You may experience side effects like fatigue, diarrhea, or headache during the first week or two after starting Lexapro.
It may take anywhere from one to four weeks to start feeling better after starting escitalopram, the generic medication, and you may not feel the full benefits of the drug until you follow the recommended treatment plan for a couple months.
If you are experiencing your first episode of depression or anxiety, you might want to take Lexapro for a defined period, like between six months and a year.
If the generic drug, escitalopram, is not effective for you, your healthcare provider will try to find another drug that might be helpful, such as another SSRI or a different class of antidepressant medications.
Lexapro belongs to a type of antidepressant medications known as selective serotonin reuptake inhibitors (SSRIs), which were first approved by the Food and Drug Administration in 1986;
Lexapro received its approval in 2002. Lexapro (escitalopram) and Zoloft (sertraline) are SSRIs (selective serotonin reuptake inhibitors) indicated to treat depression and other psychological conditions.
MAO inhibitors, such as selegiline, should not be used within 14 days of Lexapro (escitalopram) or Zoloft (sertraline); this combination can increase your risk for serotonin syndrome, a potentially deadly medical emergency caused by an overabundance of serotonin.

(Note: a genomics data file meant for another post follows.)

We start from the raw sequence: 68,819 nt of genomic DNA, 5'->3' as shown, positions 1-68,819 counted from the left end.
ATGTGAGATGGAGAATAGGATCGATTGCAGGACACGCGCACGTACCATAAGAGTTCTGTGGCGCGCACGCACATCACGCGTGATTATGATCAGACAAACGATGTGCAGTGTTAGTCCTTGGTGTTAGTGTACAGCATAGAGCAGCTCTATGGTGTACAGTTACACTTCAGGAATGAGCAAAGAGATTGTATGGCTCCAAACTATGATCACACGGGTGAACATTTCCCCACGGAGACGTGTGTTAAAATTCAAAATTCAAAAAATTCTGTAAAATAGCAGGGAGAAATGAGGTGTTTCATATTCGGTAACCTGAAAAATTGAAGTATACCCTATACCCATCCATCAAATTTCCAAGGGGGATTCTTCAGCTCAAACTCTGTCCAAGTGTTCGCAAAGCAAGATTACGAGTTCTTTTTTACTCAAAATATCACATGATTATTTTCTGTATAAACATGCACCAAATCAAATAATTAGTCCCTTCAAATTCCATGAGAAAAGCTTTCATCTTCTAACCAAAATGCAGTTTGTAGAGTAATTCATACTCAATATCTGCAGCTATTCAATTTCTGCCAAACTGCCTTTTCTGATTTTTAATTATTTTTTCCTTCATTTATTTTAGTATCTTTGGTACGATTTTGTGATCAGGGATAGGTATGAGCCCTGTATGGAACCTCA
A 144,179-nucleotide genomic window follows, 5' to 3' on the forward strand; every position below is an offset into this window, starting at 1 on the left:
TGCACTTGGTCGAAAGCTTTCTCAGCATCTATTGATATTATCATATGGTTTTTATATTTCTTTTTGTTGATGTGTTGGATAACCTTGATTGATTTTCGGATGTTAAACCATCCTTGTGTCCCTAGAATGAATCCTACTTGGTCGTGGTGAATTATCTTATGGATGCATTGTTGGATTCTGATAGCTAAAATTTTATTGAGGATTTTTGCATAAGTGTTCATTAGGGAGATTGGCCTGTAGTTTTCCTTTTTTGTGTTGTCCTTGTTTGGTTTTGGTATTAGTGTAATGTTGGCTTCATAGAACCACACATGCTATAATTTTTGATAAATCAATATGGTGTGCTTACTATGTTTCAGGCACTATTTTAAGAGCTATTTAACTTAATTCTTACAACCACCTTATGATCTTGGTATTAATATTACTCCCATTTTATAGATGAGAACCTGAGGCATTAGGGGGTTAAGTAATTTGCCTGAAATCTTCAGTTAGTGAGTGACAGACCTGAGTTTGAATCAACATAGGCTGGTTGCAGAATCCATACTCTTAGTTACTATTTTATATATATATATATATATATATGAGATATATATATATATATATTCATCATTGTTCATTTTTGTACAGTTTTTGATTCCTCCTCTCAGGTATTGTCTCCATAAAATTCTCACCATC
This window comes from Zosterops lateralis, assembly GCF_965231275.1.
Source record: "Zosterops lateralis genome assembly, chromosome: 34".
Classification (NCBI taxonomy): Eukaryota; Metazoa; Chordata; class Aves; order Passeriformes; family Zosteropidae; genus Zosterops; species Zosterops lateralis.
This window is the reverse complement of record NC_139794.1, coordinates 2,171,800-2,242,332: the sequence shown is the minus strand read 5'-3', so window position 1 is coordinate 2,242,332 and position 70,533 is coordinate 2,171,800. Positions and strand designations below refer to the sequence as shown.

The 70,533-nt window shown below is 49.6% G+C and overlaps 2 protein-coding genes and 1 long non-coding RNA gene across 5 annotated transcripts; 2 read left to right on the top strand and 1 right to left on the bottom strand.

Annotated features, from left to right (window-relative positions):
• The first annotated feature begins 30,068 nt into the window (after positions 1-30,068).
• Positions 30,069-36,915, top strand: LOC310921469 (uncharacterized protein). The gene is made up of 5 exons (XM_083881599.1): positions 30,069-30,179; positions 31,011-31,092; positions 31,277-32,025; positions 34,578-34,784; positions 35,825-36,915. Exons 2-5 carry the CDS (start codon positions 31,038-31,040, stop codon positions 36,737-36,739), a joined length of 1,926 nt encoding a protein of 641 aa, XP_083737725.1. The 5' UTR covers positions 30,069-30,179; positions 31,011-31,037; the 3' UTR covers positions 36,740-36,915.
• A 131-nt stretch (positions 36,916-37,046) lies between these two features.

Triptans used for treating migraine headaches, such as Imitrex (sumatriptan), and other antidepressants, such as Elavil or Cymbalta, should not be used together with Lexapro (escitalopram) or Zoloft (sertraline), because of the risk of serotonin syndrome.
Patients should be cautioned about the risk of serotonin syndrome with concomitant use of Lexapro with other serotonergic medications.
including triptans, tricyclic antidepressants, fentanyl, lithium, tramadol, tryptophan, buspirone, amphetamines, and St. Johns Wort, and with medications that impair serotonin metabolism (particularly MAOIs, both those intended to treat mental disorders and others such as linezolid)
Patients should be cautioned about the risk of serotonin syndrome with the concomitant use of Lexapro with other serotonergic drugs including triptans, tricyclic antidepressants, fentanyl, lithium, tramadol, tryptophan, buspirone, amphetamines and St. Johns Wort.
And with drugs that impair metabolism of serotonin (in particular, MAOIs, both those intended to treat psychiatric disorders and also others, such as linezolid)
In fact, SSRIs like escitalopram are often prescribed primarily for depression, especially since these medications are much less likely to cause side effects, interactions, and other problems.
Lexapro (escitalopram) is an SSRI indicated for the acute and maintenance treatment of major depressive disorder (MDD) in adolescents aged 12-17 years and adults, as well as the acute treatment of generalized anxiety disorder (GAD) in adults.
Although Lexapro, a generic medication, is currently approved only for treatment of depression and generalized anxiety disorder (GAD) by the Food and Drug Administration (FDA), it is prescribed for many other conditions.